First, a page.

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Mulayam’s Secular Casteism

The “secular” Mulayam Singh Yadav supports the secular Congress party to prevent the communal BJP coming to power. The same secular Yadav vehemently opposes reservation in promotions for SC/ST government employees. The politics of the secular Yadav displays open disrespect to memorials to Phule-Shahu-Ambedkar, who were instrumental in providing the depressed classes including OBCs the right to vote and the right to a dignified life

Recently, many Dalitbahujan intellectuals were surprised if not shocked by the way Mulayam Singh Yadav, a self-declared secular OBC leader, waged open war against SC/ST reservations in job promotions. He and his Samajwadi Party (SP) opposed tooth and nail the Constitution (117th Amendment) Bill, 2012 in both the Rajya Sabha and the Lok Sabha. The support of other Yadav leaders like Sharad and Lalu to the promotion reservation bill did not deter Mulayam Singh Yadav from opposing it. Interestingly, the two political parties that voted against the bill in the Rajya Sabha on 17 December 2012 were the Samajwadi Party and the Shiv Sena. Both are headed by Shudra leadership. The Samajwadi Party is headed by a backward caste shudra and the Shiv Sena is headed by the upper caste shudra (Kayastha) Thackeray clan.

Mulayam Singh Yadav’s opposition to SC/ST reservations in job promotions is not, of course, the voice of all OBCs. However, being a strong OBC leader his voice has serious ramifications on the unity of SC/ST and OBCs and on the very issue of social justice. It is generally understood that SC/ST/OBC unity punctures the Brahmin power balloon. But interestingly, Mulayam Singh Yadav, a backward caste shudra, punctured the SC/ST/OBC unity balloon by announcing his anti-SC/ST stand.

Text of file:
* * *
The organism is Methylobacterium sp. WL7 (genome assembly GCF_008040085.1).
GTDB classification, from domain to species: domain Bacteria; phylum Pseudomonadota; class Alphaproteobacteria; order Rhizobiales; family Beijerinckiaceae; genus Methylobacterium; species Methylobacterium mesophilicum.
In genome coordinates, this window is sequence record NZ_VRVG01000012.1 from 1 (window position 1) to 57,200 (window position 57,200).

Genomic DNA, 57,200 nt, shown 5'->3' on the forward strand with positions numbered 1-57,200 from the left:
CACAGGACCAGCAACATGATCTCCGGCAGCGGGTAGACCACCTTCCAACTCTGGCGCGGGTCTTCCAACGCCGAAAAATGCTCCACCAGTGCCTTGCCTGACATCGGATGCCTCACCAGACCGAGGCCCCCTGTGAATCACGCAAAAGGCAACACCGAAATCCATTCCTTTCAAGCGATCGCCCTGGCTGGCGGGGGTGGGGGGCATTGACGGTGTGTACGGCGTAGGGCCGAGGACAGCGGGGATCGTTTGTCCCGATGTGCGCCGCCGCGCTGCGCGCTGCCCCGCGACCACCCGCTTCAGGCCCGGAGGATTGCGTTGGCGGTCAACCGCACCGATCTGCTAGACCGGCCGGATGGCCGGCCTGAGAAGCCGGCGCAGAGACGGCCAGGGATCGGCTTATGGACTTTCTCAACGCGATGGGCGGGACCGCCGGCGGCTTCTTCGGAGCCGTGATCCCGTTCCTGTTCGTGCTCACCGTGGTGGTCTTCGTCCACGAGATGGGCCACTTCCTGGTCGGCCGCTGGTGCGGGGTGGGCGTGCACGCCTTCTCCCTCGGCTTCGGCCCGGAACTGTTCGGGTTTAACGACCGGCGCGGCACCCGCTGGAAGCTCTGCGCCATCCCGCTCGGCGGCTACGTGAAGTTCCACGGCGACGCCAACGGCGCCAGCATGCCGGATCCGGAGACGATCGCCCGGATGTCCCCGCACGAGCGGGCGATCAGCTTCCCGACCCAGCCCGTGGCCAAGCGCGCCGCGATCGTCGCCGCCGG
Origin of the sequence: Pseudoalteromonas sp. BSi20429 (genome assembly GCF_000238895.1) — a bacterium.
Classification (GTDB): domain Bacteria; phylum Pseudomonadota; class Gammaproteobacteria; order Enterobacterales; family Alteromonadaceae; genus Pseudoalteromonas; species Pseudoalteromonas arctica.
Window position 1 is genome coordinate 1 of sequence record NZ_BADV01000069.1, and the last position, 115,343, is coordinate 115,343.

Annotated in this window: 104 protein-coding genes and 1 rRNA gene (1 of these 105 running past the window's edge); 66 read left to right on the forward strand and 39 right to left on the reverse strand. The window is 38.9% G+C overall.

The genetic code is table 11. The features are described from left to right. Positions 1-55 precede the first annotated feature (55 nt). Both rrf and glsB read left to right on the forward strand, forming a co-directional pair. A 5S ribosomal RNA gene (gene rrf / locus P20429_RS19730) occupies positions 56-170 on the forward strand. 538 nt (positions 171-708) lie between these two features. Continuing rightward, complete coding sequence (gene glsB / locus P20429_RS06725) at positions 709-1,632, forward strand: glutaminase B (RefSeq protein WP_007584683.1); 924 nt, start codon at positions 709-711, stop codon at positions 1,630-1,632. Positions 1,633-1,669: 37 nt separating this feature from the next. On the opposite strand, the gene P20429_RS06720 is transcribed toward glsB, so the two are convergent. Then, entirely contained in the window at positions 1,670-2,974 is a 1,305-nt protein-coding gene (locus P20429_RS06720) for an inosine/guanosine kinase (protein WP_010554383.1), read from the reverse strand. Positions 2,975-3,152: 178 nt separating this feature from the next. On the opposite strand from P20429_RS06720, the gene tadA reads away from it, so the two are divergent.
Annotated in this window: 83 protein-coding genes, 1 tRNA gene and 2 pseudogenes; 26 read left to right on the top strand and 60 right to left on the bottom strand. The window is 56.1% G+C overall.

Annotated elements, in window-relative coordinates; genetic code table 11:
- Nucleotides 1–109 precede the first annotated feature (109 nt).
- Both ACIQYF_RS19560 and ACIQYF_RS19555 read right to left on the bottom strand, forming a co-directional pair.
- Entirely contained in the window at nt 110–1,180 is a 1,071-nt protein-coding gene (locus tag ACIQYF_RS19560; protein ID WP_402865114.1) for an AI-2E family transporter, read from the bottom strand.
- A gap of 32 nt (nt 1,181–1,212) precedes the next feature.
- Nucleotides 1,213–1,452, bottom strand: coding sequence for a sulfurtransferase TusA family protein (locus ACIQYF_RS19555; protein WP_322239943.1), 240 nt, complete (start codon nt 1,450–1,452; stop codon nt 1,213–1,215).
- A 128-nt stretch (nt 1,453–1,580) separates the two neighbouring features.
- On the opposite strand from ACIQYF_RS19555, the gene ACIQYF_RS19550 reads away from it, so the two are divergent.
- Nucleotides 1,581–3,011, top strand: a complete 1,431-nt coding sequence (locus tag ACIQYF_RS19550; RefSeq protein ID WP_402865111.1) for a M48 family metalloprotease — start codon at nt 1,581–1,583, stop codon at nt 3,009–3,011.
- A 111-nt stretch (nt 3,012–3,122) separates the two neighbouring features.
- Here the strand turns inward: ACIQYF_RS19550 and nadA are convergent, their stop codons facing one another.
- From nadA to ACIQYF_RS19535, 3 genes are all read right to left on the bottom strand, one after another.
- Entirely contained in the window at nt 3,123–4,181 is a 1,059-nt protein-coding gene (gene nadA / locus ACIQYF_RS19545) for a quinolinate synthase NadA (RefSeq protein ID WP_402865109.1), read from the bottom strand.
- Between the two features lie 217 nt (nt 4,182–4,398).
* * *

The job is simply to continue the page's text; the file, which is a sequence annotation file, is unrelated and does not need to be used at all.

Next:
As the leader of the opposition to the bill he has restored smiles to the Brahmanical anti-reservationists, including those who publicly supported it as part of their vote bank politics. Many are still trying to decode his motivation. Some are of the opinion that his opposition to the reservation bill is politically motivated – to gain Hindu upper caste votes in UP in the 2014 parliamentary elections and beyond. Some say that his political antagonism to Mayawati has become generalized into an anti-Dalit stance. Others, including some SP leaders, more charitably explain that Mulayam does not oppose reservation for SC/ST at entry levels, only in job promotions. Mulayam’s own avowed opposition to the bill is that it omits OBCs.